i read most of the stuff here at NC about the variants and efficacy of the vax – the one thing that seems clear is that the vax does not prevent catching the virus, only improves the outcome if you catch it – never got a booster after the initial pokes in early 2020 and decided not to get the mRNA shot again but when Novavax became available i went and got the 2 shots last Fall – but now it seems the only thing that makes sense is to mask up in crowds and indoor venues to prevent catching it – i have been masking since the start and do continue to mask up – i take quite a few supplements and perhaps that is why when i did catch the bug, surprise surprise, it seemed asymptomatic – had a bad cough new years eve, spent happily by myself, which i attributed to smoking a legal commodity here in Michigan but a friend told me in a phone call to test and was positive – i could taste, smell, eat, no fever and worked outdoors on property by myself and 5 days later tested negative – go figure – was it the raised amount of vitamin D i take regularly? the nattokinase that i have taken for over a decade on suggestion of my doctor after having a retinal vein occlusion? and all the other supplements included taken regularly for last 15+ yrs? – my brother and his wife in Colorado who are serious maskers got it and also take supplements were laid up for over 2 weeks when they got it – not a big vax supporter and when my daughter was born deferred the automatic vaccines they give a newborn which she only got when was necessary to be admitted to daycare and then school – she is healthy to this day(33yrs old) – her and her husband did get the initial vax and boosted once then stopped and continued masking – the only vax i do get with regularity is for tetanus and have never and never will get a flu vax – but that’s just me and don’t preach any of it to anybody else – Terry i am not immunocompromised but do have a bovine valve replacement so the whole blood and circulatory issues about the virus i read on NC made me feel in the same cautious boat as you –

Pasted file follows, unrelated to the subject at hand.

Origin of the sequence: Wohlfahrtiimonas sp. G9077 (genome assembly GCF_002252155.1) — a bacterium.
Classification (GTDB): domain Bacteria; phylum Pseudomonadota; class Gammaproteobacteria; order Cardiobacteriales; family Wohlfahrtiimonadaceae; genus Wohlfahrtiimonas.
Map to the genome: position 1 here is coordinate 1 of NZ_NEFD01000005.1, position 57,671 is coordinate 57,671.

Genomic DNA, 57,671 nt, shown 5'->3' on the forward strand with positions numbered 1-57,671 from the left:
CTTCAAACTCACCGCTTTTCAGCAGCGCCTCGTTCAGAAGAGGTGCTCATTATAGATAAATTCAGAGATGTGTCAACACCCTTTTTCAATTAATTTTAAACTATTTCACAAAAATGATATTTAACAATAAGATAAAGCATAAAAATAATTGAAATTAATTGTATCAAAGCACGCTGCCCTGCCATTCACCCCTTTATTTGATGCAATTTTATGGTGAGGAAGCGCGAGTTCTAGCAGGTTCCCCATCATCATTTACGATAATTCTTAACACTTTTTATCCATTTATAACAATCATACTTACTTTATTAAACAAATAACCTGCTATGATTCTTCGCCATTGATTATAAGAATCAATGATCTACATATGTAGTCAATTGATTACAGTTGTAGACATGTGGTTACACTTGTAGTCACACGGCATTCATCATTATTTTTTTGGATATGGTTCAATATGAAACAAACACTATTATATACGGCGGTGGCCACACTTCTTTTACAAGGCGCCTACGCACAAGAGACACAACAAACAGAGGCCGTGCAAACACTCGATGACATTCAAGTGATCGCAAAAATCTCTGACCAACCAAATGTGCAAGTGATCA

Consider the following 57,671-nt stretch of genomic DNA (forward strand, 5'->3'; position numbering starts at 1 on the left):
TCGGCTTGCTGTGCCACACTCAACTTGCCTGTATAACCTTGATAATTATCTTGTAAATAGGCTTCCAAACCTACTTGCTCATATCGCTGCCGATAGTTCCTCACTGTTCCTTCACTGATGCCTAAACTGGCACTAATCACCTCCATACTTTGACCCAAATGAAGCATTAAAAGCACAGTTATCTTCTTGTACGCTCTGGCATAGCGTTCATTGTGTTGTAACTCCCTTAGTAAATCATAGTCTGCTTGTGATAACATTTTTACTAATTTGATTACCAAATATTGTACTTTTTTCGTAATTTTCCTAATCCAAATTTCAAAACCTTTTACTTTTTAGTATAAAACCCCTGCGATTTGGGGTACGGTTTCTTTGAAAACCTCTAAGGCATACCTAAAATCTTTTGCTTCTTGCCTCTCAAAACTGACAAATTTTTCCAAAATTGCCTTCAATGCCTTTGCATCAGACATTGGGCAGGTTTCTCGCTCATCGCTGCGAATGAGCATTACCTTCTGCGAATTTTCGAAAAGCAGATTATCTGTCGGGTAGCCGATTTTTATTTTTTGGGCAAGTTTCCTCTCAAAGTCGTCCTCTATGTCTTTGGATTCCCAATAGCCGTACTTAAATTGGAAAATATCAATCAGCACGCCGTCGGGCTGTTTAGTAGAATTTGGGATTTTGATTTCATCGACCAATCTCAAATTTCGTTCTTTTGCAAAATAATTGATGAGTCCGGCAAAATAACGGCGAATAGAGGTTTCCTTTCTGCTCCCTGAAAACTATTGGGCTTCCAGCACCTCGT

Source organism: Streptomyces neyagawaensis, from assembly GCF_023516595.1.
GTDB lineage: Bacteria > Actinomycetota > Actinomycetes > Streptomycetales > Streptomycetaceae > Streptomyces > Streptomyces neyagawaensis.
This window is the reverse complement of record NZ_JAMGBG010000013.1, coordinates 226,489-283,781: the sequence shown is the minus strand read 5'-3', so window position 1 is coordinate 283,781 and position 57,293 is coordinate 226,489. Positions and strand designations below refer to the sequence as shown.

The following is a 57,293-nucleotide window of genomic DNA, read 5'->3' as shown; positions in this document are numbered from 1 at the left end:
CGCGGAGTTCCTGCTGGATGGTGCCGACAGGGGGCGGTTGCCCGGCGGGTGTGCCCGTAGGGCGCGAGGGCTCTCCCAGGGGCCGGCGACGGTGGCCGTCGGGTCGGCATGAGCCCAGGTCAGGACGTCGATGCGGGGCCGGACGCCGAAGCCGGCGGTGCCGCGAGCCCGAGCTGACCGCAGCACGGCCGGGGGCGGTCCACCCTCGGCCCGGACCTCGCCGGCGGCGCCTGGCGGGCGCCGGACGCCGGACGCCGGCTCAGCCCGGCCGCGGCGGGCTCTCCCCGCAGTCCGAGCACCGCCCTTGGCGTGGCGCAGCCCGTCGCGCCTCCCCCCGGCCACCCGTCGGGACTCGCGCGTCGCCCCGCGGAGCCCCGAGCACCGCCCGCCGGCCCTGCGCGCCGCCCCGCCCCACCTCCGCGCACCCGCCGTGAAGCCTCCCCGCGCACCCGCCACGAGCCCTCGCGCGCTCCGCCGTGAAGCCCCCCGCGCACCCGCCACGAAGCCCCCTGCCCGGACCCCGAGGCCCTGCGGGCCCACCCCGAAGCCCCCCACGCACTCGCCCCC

2. Ghost in the Machine

      There was a paper in one of the Nature publications that found that vaccination reduced chances of long covid by around 20-30 per day t if I remember. Not great

  10. digi_owl

    Funny how it always comes back to a stick measuring contest, and about who gets to put their stick where.

  11. tevhatch

    Vessels claiming to be Chinese warships are messing with passenger planes The “free” press, fund by the security state:
    That has to be a pen name for a NED/CIA collective. The amount of paper that the Doberman puts out is impressive. I’m going to do a search to see if there is a Larry Rottweilersmith later.

  12. Mikerw0

    An AI bike really? A bike is among the most beautiful machines mankind has ever created in its utility, simplicity and universal appeal. I speak as an avid cyclist, who owns multiple bikes. When I pushed to answer the question my favorite bike is my fixed gear. It is just a bike. No electronics, no complex drivetrains, etc.

    The real issue with software and bikes is it is fracturing the market and repair shops can’t fix them without expensive special equipment. The issues become computer code and not mechanical.

    And bikes are one of the easiest and cheapest solutions to addressing climate change globally. Just make American cities bike friendly as in Europe.

    1. wuzzy

      I like the 15mph. There’s a steep little rise around here that my 80yr old body can crest at 18-20 with a 20 lb bike. No way do I want an AI braking for me when I’m in the middle of an evasive action.

      35 pounds is a lot to push home on a dead battery.

    2. Skip Intro

      The announcement was poorly timed. A mere 3 months ago, you could still disrupt a la:
      {household object} + AI = Profit.
      Now in this post-zirpocalyptic landscape they may need customers instead of investors, which could go very hard indeed.

    3. Carolinian

      Plus they explode and burn down apt buildings in NYC when owners add on unauthorized batteries and such. Seems this has become a big controversy there.

      I’d say the real problem with ebikes would be the dangers of the bike part without dedicated paths and trails. The bicycle is indeed a wonderfully efficient machine–particularly with skinny tires–and Europe and China have used them hugely in the past.

    4. Mikel

      It’s like they have a list of great things, get together, and say:”How can we take the sheer enjoyment, personal control, and agency away from this product or service?”

      But again, like with a lot of these ideas, an AI bike could be great for the handicapped/disabled and I bet unaffordable for who it could serve best.

  13. The Rev Kev

    “Russia defies Putin arrest warrant by opening its own case against ICC”

    Meant to mention in a comment yesterday that having the ICC issue an arrest warrant for Putin seemed to be pretty dodgy for an important reason. It turns out that heads of state have absolute immunity as set out in customary international law. And certainly Putin is the head of state for Russia-